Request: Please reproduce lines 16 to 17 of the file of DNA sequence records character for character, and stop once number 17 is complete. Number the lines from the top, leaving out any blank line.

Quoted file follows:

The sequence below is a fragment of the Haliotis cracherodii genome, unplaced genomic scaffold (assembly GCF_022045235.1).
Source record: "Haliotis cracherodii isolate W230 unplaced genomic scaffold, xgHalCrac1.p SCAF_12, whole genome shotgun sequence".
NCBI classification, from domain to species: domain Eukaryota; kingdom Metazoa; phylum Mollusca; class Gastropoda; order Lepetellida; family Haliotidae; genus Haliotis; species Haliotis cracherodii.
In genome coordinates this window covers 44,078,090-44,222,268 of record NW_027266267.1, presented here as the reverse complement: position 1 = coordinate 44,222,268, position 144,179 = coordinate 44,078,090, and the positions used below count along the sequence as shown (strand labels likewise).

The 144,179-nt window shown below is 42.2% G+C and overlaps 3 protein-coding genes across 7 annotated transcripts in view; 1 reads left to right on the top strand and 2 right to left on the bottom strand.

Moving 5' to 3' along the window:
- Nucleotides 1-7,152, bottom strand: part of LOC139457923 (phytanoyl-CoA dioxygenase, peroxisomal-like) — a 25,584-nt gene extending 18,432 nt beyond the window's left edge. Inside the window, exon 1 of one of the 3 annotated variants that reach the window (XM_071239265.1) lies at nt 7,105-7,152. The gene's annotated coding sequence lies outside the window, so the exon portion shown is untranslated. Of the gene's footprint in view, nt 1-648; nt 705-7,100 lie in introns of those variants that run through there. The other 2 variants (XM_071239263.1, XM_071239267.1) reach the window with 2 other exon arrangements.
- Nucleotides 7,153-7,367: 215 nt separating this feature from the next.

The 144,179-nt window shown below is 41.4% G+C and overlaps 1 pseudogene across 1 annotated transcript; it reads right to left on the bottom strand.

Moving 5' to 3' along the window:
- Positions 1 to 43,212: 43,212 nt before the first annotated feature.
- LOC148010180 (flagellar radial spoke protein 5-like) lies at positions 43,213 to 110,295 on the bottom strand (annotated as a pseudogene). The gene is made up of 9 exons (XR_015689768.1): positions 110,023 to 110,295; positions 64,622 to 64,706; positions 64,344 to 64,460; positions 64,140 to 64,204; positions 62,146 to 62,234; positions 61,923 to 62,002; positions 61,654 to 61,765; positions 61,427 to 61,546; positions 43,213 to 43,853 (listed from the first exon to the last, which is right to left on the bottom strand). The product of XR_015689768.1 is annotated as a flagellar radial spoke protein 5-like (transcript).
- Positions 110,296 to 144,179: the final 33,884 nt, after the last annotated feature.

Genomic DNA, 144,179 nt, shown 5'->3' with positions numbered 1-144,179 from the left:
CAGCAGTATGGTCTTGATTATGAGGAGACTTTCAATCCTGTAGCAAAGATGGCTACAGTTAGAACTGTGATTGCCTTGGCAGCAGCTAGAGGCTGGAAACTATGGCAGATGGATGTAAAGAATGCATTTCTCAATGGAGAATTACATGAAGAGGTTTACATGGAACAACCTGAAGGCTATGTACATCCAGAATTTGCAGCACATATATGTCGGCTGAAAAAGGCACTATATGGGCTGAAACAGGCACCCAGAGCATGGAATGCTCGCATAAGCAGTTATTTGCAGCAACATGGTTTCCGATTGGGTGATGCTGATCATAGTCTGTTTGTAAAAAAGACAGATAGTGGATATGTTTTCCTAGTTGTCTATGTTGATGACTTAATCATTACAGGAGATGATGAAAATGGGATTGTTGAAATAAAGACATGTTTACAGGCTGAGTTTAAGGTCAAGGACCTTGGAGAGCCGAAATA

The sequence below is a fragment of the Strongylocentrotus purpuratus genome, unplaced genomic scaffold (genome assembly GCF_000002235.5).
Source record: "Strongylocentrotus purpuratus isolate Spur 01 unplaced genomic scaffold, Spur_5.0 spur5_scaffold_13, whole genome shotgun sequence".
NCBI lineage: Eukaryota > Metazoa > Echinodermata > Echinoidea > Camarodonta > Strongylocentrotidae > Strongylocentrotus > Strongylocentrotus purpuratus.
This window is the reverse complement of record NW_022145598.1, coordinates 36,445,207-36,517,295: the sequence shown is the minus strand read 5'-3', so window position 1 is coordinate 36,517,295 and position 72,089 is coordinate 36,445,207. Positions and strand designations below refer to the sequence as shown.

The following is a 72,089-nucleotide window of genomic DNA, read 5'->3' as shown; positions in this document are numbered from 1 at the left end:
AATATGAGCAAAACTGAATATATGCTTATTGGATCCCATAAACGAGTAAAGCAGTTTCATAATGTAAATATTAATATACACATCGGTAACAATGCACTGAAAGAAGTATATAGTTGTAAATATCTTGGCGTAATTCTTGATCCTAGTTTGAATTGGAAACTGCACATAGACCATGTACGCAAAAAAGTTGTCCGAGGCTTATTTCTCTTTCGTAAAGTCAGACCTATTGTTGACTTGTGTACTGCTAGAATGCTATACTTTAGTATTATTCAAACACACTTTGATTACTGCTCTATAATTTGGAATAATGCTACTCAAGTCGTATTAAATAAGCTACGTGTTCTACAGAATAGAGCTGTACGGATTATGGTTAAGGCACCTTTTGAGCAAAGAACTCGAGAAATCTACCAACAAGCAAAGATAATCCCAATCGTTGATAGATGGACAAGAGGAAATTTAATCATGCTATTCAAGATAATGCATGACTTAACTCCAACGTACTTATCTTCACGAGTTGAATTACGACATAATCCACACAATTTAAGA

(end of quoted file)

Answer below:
The sequence below is a fragment of the Strongylocentrotus purpuratus genome, unplaced genomic scaffold (genome assembly GCF_000002235.5).
Source record: "Strongylocentrotus purpuratus isolate Spur 01 unplaced genomic scaffold, Spur_5.0 spur5_scaffold_13, whole genome shotgun sequence".